Exporters put pressure on govt

Exporters put pressure on govt
Published: 12 July 2016
THE manufacturing sector is pushing for government to address impediments that are stifling exports so that they can generate more revenue for the economy.

The move by manufacturers comes at a time Zimbabwe is projecting a trade deficit of $2, 5 billion this year as the economy imports more than it exports.

Confederation of Zimbabwe Industries president Busisa Moyo told Standardbusiness last week that there was need for the removal of all direct and indirect duties on raw materials, internal devaluation on changeable costs, which are rentals, production-based compensation and power cost for the export sector among other things to make local manufacturers competitive on the exports market.

"Our cost base is 45 to 55% higher than our regional peers based on a cost driver study conducted in 2014. This is our biggest impediment," he said.

"Secondly, funding and financing for re-tooling and export working capital so quality and standard is higher. There is need to have export quality and new and efficient equipment."

However, Moyo said manufacturers were looking at ways to increase exports to take advantage of the 5% export incentives introduced by the Reserve Bank of Zimbabwe to boost local production and stem imports.

Under the $200 million facility guaranteed by the African Export-Import Bank, exporters get an additional 5% of their earnings but in bond notes set to be introduced later this year.

Takunda Mugaga, the Zimbabwe National Chamber of Commerce chief executive officer, said the solution lied in harmonising regional trade policies.

He said he wondered why Sadc member countries regardless of their small sizes spent a lot of energy protecting their inefficient economies when capital was failing to find the right destinations. He said no serious investor would set up shop in a country where movement of capital and goods was restricted.

Mugaga said the use of the US dollar and high production costs impeded exports, and so did exogenous factors such as trade policies of the neighbouring states.

"You cannot export pharmaceutical products to South Africa by road, it's strictly by air, which can only make Zimbabwe's export of pharmaceuticals expensive," he said.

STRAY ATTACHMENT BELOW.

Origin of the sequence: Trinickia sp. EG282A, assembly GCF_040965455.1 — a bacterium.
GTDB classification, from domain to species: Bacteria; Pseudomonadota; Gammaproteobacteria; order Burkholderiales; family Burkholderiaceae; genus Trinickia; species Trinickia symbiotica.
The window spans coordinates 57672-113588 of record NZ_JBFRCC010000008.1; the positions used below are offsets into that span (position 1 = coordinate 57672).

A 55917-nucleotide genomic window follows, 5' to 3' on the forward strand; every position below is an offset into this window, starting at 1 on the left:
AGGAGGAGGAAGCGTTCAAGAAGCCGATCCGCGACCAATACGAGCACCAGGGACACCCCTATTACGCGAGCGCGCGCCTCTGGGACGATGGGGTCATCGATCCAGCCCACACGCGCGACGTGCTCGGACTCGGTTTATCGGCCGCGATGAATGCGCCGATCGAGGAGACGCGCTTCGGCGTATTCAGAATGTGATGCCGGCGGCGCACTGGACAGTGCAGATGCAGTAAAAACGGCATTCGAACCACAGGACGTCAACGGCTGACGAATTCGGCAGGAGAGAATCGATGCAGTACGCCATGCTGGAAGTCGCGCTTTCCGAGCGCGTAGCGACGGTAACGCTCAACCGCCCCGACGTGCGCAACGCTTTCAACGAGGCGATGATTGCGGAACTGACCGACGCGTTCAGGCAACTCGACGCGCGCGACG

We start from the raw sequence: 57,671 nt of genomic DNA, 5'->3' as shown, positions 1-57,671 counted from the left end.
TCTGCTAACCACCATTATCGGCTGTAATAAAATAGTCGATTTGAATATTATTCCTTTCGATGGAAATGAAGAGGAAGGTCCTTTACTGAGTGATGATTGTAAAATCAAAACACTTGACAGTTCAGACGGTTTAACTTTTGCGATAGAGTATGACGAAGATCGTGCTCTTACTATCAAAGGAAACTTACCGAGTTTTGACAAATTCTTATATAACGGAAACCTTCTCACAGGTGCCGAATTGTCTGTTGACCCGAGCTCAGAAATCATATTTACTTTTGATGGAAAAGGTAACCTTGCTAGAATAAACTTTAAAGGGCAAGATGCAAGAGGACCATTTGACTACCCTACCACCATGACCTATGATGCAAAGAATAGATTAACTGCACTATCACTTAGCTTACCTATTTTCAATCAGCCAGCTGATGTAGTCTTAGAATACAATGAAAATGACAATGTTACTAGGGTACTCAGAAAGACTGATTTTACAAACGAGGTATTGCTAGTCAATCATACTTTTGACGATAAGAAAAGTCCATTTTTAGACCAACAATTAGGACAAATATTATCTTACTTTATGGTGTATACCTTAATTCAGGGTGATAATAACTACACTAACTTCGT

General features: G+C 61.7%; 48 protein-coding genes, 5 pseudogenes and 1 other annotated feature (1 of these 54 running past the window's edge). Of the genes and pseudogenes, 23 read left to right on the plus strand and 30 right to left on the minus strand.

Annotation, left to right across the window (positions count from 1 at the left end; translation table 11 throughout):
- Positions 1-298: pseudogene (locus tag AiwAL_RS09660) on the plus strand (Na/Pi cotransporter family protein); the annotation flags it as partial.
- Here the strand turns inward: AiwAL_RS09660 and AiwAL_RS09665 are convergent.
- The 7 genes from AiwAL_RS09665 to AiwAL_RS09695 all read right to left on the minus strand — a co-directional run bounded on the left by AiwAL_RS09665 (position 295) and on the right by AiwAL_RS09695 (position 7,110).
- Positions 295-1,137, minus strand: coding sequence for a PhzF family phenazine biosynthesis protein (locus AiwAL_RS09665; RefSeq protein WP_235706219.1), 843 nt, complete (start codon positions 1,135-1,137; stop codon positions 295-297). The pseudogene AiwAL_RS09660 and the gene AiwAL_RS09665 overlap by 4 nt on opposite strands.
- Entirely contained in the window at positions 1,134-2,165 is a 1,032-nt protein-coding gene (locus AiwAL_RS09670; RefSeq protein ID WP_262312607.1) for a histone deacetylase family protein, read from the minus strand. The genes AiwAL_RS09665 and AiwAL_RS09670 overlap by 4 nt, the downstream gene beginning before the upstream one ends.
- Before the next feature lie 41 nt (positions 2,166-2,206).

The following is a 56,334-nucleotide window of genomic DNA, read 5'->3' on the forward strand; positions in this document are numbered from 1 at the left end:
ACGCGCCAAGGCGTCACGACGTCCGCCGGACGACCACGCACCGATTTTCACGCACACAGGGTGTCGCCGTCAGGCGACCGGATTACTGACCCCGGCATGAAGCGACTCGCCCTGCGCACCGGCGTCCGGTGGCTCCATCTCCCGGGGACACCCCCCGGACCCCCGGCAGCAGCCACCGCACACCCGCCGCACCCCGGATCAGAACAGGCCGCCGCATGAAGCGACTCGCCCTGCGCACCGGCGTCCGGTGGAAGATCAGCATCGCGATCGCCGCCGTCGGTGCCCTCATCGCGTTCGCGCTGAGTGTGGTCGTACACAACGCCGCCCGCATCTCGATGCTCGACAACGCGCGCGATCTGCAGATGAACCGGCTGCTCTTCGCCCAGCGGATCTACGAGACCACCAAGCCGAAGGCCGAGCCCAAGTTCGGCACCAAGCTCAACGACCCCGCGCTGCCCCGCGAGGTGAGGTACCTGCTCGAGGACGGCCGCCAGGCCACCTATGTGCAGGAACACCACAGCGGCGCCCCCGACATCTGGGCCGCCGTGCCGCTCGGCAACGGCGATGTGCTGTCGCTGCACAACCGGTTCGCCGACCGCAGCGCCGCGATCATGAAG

"On road transport, lorries or haulage trucks plying the African routes need a certain number of axles in order to be allowed, for example in the Democratic Republic of Congo (DRC).

"Once such trucks carry goods, for instance from South Africa to DRC, they are not allowed in-transit movement of courier for instance from Masvingo to Chirundu, that's a clear impediment."

He said other export impediments were lack of information by the traders and policy inconsistencies relating to most African trade policies. This made intra trade within Africa a challenge, which was the reason why intra trade within Africa averaged 14% compared to 57% in Europe.

Mugaga said Sadc should graduate from being a political club to an economic bloc because movement of exports between states was still uneven with bigger economies such as South Africa unwilling to liberalise their markets to foreign competition from Africa.

He said it would be easier for American presidential nominee Donald Trump to set up an enterprise in South Africa than it would be for Zimbabwe-born telecoms entrepreneur and philanthropist Strive Masiyiwa.

Mugaga said the performance of the export market as shown by export receipts was not encouraging and the use of the United States dollar had made exports uncompetitive.

He said high costs of production meant the pricing structure was already unfriendly to the potential markets.

"The export incentive is a medium to long-term policy intervention," Mugaga said.

"It doesn't work in an environment where you see high levels of illicit financial outflows because they have a negative compensatory impact on the proposed policy moves.

"Imagine you incentivise an exporter and it is the same exporter who is externalising and is involved in transfer pricing. This leaves the 5% incentive as a cost to the economy, which is funding that 5%."

ZimTrade chief executive officer Sithembile Pilime said export impediments included lack of export incentives, lack of competitiveness as a result of a plethora of regulations, permits for both export and imports of raw materials and other inputs, fees associated with regulation of permits, different and scattered offices for export documentation and long periods of processing permits.

She said the other challenges were high production costs arising from the use of obsolete machinery, high cost of utilities and other inputs.

"Our exporters cannot compete against regional and international exporters who are receiving various export incentives from their governments," she said.

- online
Tags: Exports,

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